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You are browsing the archive for Groundwater Archives - Water Underground.

November 13, 2019

Global Groundwater Sustainability – A Call to Action… do you want to sign?

I am excited about a new initiative called “Global Groundwater Sustainability: A call to action” that was first drafted at the recent Chapman conference in Valencia, Spain.  Overall, we are a global group of scientists calling for action to ensure groundwater benefits society now and into the future, and hope that you would like to join us by signing.

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October 3, 2019

Groundwater pumping poses worldwide threat to riverine ecosystems

With the climate strikes happening all over the world, I sometimes wish I had a crystal ball that would allow me to look into the future. Or even better, a crystal ball that could show me different scenarios of what will happen if we change, or not. Well, I do not have a crystal ball, but I do have a global scale hydrological model.

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July 24, 2019

A do-it-yourself Jupyter notebook to constrain sediment permeability

Post by Elco Luijendijk, Junior lecturer in the Department of Structural Geology and Geodynamics at Georg-August-Universität Göttingen and WaterUnderground founder Tom Gleeson (@water_undergrnd), Associate Professor in the Department of Civil Engineering at the University of Victoria. Most of the groundwater on our planet is located in sedimentary rocks. This is why it is important to know how easy or hard it is for water to flow through pores in sediments, …

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July 8, 2019

Urban water underground: How green infrastructure makes it visible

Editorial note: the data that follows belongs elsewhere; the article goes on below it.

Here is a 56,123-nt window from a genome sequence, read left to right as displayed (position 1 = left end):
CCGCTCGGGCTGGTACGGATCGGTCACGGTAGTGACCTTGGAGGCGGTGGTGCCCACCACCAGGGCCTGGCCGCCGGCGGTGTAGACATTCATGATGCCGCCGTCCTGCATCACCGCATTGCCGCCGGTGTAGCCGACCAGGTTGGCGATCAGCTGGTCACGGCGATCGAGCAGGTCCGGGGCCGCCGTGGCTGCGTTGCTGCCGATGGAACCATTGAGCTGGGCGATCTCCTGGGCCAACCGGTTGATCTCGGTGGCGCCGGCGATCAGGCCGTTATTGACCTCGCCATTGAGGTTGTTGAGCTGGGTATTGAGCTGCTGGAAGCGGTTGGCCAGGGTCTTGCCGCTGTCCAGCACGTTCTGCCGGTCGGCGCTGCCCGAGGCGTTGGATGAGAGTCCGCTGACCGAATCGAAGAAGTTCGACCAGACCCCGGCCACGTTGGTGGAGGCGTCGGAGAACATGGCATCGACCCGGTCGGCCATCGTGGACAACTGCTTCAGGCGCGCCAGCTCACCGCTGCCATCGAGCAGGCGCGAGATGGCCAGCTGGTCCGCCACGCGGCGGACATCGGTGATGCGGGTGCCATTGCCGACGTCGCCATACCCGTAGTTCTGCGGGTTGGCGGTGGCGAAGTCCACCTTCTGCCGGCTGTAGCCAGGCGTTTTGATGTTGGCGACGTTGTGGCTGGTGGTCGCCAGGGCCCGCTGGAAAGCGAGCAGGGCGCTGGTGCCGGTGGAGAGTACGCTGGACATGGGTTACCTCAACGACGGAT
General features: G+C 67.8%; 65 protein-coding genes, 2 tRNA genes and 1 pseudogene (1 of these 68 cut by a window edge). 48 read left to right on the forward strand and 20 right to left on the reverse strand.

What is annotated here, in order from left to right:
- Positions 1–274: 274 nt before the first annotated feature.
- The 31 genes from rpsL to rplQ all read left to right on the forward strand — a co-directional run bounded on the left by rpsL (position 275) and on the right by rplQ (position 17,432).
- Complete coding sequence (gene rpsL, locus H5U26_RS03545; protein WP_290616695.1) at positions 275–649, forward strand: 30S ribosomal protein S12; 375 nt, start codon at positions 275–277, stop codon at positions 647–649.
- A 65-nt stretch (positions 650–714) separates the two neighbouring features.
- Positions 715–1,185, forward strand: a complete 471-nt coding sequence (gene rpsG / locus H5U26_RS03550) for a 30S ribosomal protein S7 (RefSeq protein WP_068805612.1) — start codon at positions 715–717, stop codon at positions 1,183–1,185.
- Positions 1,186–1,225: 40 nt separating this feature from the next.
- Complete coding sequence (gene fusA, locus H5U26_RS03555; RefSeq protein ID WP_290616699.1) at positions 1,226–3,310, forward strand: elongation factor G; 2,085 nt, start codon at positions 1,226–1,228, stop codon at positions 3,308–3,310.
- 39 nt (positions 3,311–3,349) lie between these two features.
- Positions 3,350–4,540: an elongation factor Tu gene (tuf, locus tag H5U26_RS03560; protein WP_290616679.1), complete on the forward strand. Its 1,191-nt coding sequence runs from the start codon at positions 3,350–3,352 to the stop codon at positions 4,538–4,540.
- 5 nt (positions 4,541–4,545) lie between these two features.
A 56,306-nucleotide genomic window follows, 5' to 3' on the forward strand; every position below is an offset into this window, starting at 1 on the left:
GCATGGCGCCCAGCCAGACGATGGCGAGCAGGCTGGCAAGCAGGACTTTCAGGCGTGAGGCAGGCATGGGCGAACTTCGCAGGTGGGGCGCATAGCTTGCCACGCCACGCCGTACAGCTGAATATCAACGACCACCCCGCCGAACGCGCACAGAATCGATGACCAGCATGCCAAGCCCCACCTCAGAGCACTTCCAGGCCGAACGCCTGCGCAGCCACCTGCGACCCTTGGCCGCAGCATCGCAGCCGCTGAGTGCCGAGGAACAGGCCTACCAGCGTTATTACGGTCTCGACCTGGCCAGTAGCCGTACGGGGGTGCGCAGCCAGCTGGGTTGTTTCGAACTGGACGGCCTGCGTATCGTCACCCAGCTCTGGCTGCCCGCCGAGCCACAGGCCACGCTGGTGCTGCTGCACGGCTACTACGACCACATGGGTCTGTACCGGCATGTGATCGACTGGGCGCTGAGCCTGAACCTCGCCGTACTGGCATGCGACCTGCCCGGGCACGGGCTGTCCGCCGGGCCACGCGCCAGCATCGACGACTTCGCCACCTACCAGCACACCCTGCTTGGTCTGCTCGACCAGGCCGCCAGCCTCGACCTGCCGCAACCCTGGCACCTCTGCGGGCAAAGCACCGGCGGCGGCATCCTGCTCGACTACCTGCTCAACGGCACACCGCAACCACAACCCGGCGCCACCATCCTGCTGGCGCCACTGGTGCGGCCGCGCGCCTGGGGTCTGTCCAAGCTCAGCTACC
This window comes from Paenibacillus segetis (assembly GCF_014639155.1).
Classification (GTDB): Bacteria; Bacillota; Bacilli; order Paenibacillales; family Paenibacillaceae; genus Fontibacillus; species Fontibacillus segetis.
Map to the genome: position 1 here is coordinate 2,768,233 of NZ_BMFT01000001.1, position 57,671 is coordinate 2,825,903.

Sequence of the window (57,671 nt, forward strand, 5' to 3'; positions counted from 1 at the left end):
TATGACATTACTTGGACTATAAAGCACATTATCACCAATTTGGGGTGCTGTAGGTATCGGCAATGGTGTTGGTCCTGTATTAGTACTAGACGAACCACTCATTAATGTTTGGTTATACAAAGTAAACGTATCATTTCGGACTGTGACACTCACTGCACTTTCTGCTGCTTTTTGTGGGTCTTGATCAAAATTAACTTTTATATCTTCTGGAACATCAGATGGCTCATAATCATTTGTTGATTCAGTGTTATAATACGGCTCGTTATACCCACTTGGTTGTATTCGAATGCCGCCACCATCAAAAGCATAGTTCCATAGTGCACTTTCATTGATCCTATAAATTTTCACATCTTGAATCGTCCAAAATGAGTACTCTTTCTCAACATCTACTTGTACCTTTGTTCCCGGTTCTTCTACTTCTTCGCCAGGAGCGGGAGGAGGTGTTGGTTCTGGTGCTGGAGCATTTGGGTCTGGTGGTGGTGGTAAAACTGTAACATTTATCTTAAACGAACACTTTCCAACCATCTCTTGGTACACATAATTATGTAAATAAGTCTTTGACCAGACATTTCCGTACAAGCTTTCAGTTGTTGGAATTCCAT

When it comes to protecting the water resources that sustain society and the natural environment, it is perhaps unsurprising that groundwater is the part of water cycle that most folks tend to ignore.

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June 3, 2019

Update on the groundwater situation in Cape Town

When the Cape Town water crisis first emerged it took almost a year before active contingencies were put in place. Four major ideas were proposed: (1) Intense water restrictions for municipal water users, (2) greywater recycling facilities, (3) groundwater augmentation of water supplies, and (4) desalination.Although not all the proposed ideas came to fruition, there was a significant increase in the installation of well points and boreholes for municipal and private use.

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May 16, 2019

Data sharing: an update on new and existing initiatives

Last year, Anne Van Loon wrote about data sharing initiatives in hydrology (“Data drought or data flood?” 28 May 2018). This post gives an update on existing and new initiatives.

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May 8, 2019

Video: Linking water planetary boundaries and UN Sustainable Development Goals

Water Underground creator Tom Gleeson prepared this quick research video (with no more than a toothbrush, a file holder, and a doughnut, in one take!) for the Ripples project meeting at the Stockholm Resilience Centre, that was held in April. In this video, he talks about using doughnut economics for linking water planetary boundaries and UN Sustainable Development Goals.

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April 5, 2019

Dowsing for interesting water science – what’s exciting at EGU 2019?

Every April, the European Geophysical Union (EGU) holds an annual meeting in Vienna. With thousands of presentations spread out over a full week, it can feel like you’re surrounded by a deluge of water-related options – particularly since the conference center is on an island! 

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April 1, 2019

Have you ever wondered if groundwater is connected to climate?

‘Groundwater-surface water interactions’ has become standard hydrologic lexicon and a perennial favorite session title at various conferences… but how often do you hear the phrase ‘groundwater-climate interactions’?

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March 25, 2019

Celestial groundwater – the subsurface plumbing for extraterrestrial life support

Have you ever taken a walk on the beach during a lowering (ebbing) tide and see mini-rivers grow and create beautiful drainage patterns before your eyes? These short-lived groundwater seepage features are tiny (and fast) analogs of how groundwater has shaped some parts of Mars! It appears that groundwater loosening sediments can lead to all sorts of scales of erosion on both Earth and Mars.

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